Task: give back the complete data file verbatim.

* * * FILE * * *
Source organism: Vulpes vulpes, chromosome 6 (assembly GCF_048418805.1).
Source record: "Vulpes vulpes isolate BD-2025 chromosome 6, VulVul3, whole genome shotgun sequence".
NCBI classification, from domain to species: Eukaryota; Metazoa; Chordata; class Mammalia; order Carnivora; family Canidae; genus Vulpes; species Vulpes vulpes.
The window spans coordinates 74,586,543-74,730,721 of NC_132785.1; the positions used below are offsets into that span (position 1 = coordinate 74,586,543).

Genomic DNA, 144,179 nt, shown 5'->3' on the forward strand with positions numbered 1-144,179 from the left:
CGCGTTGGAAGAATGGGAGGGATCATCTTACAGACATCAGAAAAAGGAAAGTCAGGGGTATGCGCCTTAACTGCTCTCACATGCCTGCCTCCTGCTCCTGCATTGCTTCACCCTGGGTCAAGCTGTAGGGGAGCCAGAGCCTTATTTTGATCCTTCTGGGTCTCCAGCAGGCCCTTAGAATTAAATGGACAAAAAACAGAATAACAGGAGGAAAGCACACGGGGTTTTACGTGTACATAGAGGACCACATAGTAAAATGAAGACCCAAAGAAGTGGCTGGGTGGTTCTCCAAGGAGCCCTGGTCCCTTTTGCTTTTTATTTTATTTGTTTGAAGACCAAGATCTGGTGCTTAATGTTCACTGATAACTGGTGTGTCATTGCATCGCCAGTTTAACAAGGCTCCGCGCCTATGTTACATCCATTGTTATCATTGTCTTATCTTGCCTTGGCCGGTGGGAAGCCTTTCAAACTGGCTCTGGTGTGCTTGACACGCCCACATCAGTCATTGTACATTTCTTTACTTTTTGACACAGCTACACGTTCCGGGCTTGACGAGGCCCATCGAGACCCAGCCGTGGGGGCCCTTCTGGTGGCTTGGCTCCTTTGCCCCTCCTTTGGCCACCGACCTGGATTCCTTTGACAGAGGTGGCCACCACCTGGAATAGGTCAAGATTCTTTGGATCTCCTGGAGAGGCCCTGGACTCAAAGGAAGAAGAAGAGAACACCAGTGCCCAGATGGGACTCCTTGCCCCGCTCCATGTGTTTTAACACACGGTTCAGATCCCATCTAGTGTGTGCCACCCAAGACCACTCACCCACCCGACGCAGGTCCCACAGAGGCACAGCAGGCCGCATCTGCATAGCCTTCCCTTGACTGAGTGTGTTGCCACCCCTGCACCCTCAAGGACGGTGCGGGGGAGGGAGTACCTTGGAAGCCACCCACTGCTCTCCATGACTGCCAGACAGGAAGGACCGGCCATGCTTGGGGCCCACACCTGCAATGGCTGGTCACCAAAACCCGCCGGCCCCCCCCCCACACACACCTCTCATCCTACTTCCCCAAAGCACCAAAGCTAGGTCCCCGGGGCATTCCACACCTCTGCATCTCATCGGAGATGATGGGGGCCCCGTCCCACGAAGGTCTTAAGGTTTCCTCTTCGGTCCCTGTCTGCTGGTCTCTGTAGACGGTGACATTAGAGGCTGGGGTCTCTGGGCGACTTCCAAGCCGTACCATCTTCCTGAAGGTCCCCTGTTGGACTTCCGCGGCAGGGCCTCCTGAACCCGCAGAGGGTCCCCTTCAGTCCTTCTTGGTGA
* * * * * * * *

Source organism: Vulpes vulpes, chromosome 6 (assembly GCF_048418805.1).
Source record: "Vulpes vulpes isolate BD-2025 chromosome 6, VulVul3, whole genome shotgun sequence".
NCBI classification, from domain to species: Eukaryota; Metazoa; Chordata; class Mammalia; order Carnivora; family Canidae; genus Vulpes; species Vulpes vulpes.
The window spans coordinates 74,586,543-74,730,721 of NC_132785.1; the positions used below are offsets into that span (position 1 = coordinate 74,586,543).

Genomic DNA, 144,179 nt, shown 5'->3' on the forward strand with positions numbered 1-144,179 from the left:
CGCGTTGGAAGAATGGGAGGGATCATCTTACAGACATCAGAAAAAGGAAAGTCAGGGGTATGCGCCTTAACTGCTCTCACATGCCTGCCTCCTGCTCCTGCATTGCTTCACCCTGGGTCAAGCTGTAGGGGAGCCAGAGCCTTATTTTGATCCTTCTGGGTCTCCAGCAGGCCCTTAGAATTAAATGGACAAAAAACAGAATAACAGGAGGAAAGCACACGGGGTTTTACGTGTACATAGAGGACCACATAGTAAAATGAAGACCCAAAGAAGTGGCTGGGTGGTTCTCCAAGGAGCCCTGGTCCCTTTTGCTTTTTATTTTATTTGTTTGAAGACCAAGATCTGGTGCTTAATGTTCACTGATAACTGGTGTGTCATTGCATCGCCAGTTTAACAAGGCTCCGCGCCTATGTTACATCCATTGTTATCATTGTCTTATCTTGCCTTGGCCGGTGGGAAGCCTTTCAAACTGGCTCTGGTGTGCTTGACACGCCCACATCAGTCATTGTACATTTCTTTACTTTTTGACACAGCTACACGTTCCGGGCTTGACGAGGCCCATCGAGACCCAGCCGTGGGGGCCCTTCTGGTGGCTTGGCTCCTTTGCCCCTCCTTTGGCCACCGACCTGGATTCCTTTGACAGAGGTGGCCACCACCTGGAATAGGTCAAGATTCTTTGGATCTCCTGGAGAGGCCCTGGACTCAAAGGAAGAAGAAGAGAACACCAGTGCCCAGATGGGACTCCTTGCCCCGCTCCATGTGTTTTAACACACGGTTCAGATCCCATCTAGTGTGTGCCACCCAAGACCACTCACCCACCCGACGCAGGTCCCACAGAGGCACAGCAGGCCGCATCTGCATAGCCTTCCCTTGACTGAGTGTGTTGCCACCCCTGCACCCTCAAGGACGGTGCGGGGGAGGGAGTACCTTGGAAGCCACCCACTGCTCTCCATGACTGCCAGACAGGAAGGACCGGCCATGCTTGGGGCCCACACCTGCAATGGCTGGTCACCAAAACCCGCCGGCCCCCCCCCCACACACACCTCTCATCCTACTTCCCCAAAGCACCAAAGCTAGGTCCCCGGGGCATTCCACACCTCTGCATCTCATCGGAGATGATGGGGGCCCCGTCCCACGAAGGTCTTAAGGTTTCCTCTTCGGTCCCTGTCTGCTGGTCTCTGTAGACGGTGACATTAGAGGCTGGGGTCTCTGGGCGACTTCCAAGCCGTACCATCTTCCTGAAGGTCCCCTGTTGGACTTCCGCGGCAGGGCCTCCTGAACCCGCAGAGGGTCCCCTTCAGTCCTTCTTGGTGA